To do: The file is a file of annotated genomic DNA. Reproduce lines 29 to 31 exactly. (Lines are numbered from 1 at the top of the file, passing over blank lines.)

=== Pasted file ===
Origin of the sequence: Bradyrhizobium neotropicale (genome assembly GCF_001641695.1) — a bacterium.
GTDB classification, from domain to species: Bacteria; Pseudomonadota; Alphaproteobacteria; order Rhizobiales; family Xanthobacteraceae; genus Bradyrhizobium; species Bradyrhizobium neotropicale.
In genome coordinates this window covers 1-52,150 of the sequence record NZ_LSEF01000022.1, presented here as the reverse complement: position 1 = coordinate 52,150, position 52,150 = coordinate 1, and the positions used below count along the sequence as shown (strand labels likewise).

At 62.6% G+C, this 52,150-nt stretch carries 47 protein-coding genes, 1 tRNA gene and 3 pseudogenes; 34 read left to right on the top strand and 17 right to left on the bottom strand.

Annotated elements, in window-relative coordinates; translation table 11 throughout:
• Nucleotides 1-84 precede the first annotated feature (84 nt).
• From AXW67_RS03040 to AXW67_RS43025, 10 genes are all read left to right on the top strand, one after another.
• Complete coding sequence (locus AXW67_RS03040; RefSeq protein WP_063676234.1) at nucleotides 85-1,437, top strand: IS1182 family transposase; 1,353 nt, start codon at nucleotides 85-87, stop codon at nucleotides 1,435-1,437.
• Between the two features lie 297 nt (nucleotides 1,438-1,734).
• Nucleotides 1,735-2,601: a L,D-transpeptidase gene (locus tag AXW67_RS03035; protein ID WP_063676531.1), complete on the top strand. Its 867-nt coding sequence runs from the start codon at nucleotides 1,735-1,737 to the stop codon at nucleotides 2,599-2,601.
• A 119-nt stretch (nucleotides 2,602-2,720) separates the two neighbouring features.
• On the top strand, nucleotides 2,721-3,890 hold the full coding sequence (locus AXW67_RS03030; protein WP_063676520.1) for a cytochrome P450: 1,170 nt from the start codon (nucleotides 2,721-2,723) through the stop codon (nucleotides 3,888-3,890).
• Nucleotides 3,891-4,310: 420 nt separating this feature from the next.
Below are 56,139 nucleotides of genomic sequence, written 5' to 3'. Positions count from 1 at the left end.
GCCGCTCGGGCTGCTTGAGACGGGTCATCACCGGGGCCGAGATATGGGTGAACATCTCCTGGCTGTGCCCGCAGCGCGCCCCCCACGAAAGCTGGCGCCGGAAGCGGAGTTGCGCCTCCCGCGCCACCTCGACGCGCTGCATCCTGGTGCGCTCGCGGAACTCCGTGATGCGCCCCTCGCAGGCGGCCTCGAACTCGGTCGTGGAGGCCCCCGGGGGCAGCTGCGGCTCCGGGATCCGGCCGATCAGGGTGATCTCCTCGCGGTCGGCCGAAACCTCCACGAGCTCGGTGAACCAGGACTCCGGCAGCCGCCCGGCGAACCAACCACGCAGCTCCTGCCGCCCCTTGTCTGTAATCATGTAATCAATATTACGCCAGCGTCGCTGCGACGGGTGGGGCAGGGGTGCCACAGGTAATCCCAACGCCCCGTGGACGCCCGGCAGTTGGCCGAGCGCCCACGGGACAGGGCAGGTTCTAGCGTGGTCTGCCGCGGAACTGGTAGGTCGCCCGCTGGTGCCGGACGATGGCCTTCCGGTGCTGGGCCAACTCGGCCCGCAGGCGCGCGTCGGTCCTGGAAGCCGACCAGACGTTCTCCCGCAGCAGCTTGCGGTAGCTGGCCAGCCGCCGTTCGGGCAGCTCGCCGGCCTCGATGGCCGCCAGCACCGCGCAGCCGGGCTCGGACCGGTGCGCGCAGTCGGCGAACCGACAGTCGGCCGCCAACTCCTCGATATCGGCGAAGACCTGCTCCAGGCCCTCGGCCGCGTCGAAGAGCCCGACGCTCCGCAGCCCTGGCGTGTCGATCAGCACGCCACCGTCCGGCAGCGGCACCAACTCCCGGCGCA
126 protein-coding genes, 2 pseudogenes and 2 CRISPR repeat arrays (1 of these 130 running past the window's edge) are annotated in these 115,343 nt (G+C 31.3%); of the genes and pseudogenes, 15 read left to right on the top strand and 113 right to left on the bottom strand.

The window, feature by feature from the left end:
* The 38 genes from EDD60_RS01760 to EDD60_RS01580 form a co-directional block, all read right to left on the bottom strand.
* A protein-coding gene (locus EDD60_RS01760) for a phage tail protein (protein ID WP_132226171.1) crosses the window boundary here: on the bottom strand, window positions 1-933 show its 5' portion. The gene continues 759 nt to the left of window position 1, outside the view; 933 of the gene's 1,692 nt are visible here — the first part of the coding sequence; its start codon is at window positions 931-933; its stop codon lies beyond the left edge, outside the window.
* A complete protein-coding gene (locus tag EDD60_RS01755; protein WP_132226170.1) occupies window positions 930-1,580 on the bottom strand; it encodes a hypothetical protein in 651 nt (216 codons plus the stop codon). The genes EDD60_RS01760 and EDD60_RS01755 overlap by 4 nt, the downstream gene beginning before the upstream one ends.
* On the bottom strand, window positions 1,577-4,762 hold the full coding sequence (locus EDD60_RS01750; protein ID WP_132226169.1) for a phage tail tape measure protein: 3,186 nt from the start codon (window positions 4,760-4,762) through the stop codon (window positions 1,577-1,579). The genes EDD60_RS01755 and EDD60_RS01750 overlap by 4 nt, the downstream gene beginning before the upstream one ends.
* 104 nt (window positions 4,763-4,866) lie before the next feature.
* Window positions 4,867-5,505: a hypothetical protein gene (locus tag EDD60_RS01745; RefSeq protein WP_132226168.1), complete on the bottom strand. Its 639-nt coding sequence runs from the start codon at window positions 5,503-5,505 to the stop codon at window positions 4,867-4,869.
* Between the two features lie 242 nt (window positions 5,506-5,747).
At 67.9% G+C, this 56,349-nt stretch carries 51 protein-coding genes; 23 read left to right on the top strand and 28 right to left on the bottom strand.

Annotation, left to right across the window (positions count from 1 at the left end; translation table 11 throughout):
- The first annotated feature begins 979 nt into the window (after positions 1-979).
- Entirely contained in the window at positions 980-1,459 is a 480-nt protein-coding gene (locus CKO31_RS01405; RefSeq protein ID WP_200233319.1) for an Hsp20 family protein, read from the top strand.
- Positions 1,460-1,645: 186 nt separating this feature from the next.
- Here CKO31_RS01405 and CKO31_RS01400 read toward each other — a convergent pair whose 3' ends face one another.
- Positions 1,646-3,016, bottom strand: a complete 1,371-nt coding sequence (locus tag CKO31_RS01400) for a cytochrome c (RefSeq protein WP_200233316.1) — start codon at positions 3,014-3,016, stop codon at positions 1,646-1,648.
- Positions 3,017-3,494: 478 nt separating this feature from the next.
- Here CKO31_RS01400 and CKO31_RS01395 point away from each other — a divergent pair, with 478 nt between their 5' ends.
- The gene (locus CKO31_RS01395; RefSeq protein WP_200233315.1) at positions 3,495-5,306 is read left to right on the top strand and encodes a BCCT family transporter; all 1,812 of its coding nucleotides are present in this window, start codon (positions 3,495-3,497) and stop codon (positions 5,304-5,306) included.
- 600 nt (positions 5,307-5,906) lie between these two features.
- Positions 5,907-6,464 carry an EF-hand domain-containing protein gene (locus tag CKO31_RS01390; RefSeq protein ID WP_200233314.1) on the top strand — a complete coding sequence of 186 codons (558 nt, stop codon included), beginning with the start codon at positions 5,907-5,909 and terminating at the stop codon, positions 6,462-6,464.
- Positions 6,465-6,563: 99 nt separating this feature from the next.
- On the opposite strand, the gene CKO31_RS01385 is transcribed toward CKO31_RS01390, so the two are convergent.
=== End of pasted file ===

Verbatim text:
- Positions 1,460-1,645: 186 nt separating this feature from the next.
- Here CKO31_RS01405 and CKO31_RS01400 read toward each other — a convergent pair whose 3' ends face one another.
- Positions 1,646-3,016, bottom strand: a complete 1,371-nt coding sequence (locus tag CKO31_RS01400) for a cytochrome c (RefSeq protein WP_200233316.1) — start codon at positions 3,014-3,016, stop codon at positions 1,646-1,648.